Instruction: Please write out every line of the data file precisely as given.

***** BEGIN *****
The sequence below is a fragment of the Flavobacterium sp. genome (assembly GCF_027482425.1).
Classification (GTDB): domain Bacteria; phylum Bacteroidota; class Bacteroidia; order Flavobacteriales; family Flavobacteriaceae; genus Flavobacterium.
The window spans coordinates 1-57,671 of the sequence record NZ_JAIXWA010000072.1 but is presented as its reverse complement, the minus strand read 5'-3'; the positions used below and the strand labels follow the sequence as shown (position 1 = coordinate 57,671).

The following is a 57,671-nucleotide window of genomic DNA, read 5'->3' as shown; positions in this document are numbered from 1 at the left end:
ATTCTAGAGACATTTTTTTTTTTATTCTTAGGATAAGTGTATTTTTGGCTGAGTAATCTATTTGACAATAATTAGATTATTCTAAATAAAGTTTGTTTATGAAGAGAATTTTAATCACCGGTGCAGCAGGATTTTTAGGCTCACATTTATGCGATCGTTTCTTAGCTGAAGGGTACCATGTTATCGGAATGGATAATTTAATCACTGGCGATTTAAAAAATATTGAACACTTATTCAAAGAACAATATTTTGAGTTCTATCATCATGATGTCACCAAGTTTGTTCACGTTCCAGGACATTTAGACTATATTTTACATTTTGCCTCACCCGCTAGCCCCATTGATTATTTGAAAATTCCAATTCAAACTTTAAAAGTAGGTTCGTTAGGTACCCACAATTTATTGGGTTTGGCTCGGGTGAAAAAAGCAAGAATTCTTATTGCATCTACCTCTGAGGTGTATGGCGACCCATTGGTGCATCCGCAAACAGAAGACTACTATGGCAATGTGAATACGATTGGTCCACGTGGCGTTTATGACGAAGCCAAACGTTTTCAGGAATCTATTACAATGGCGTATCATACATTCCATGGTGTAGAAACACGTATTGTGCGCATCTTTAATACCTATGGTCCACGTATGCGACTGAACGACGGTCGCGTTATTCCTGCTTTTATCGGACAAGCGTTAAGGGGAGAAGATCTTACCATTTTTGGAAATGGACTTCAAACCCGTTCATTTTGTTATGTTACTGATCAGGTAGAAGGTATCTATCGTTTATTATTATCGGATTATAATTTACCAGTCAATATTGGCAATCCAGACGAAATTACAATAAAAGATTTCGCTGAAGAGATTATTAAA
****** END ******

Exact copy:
The sequence below is a fragment of the Flavobacterium sp. genome (assembly GCF_027482425.1).
Classification (GTDB): domain Bacteria; phylum Bacteroidota; class Bacteroidia; order Flavobacteriales; family Flavobacteriaceae; genus Flavobacterium.
The window spans coordinates 1-57,671 of the sequence record NZ_JAIXWA010000072.1 but is presented as its reverse complement, the minus strand read 5'-3'; the positions used below and the strand labels follow the sequence as shown (position 1 = coordinate 57,671).

The following is a 57,671-nucleotide window of genomic DNA, read 5'->3' as shown; positions in this document are numbered from 1 at the left end:
ATTCTAGAGACATTTTTTTTTTTATTCTTAGGATAAGTGTATTTTTGGCTGAGTAATCTATTTGACAATAATTAGATTATTCTAAATAAAGTTTGTTTATGAAGAGAATTTTAATCACCGGTGCAGCAGGATTTTTAGGCTCACATTTATGCGATCGTTTCTTAGCTGAAGGGTACCATGTTATCGGAATGGATAATTTAATCACTGGCGATTTAAAAAATATTGAACACTTATTCAAAGAACAATATTTTGAGTTCTATCATCATGATGTCACCAAGTTTGTTCACGTTCCAGGACATTTAGACTATATTTTACATTTTGCCTCACCCGCTAGCCCCATTGATTATTTGAAAATTCCAATTCAAACTTTAAAAGTAGGTTCGTTAGGTACCCACAATTTATTGGGTTTGGCTCGGGTGAAAAAAGCAAGAATTCTTATTGCATCTACCTCTGAGGTGTATGGCGACCCATTGGTGCATCCGCAAACAGAAGACTACTATGGCAATGTGAATACGATTGGTCCACGTGGCGTTTATGACGAAGCCAAACGTTTTCAGGAATCTATTACAATGGCGTATCATACATTCCATGGTGTAGAAACACGTATTGTGCGCATCTTTAATACCTATGGTCCACGTATGCGACTGAACGACGGTCGCGTTATTCCTGCTTTTATCGGACAAGCGTTAAGGGGAGAAGATCTTACCATTTTTGGAAATGGACTTCAAACCCGTTCATTTTGTTATGTTACTGATCAGGTAGAAGGTATCTATCGTTTATTATTATCGGATTATAATTTACCAGTCAATATTGGCAATCCAGACGAAATTACAATAAAAGATTTCGCTGAAGAGATTATTAAA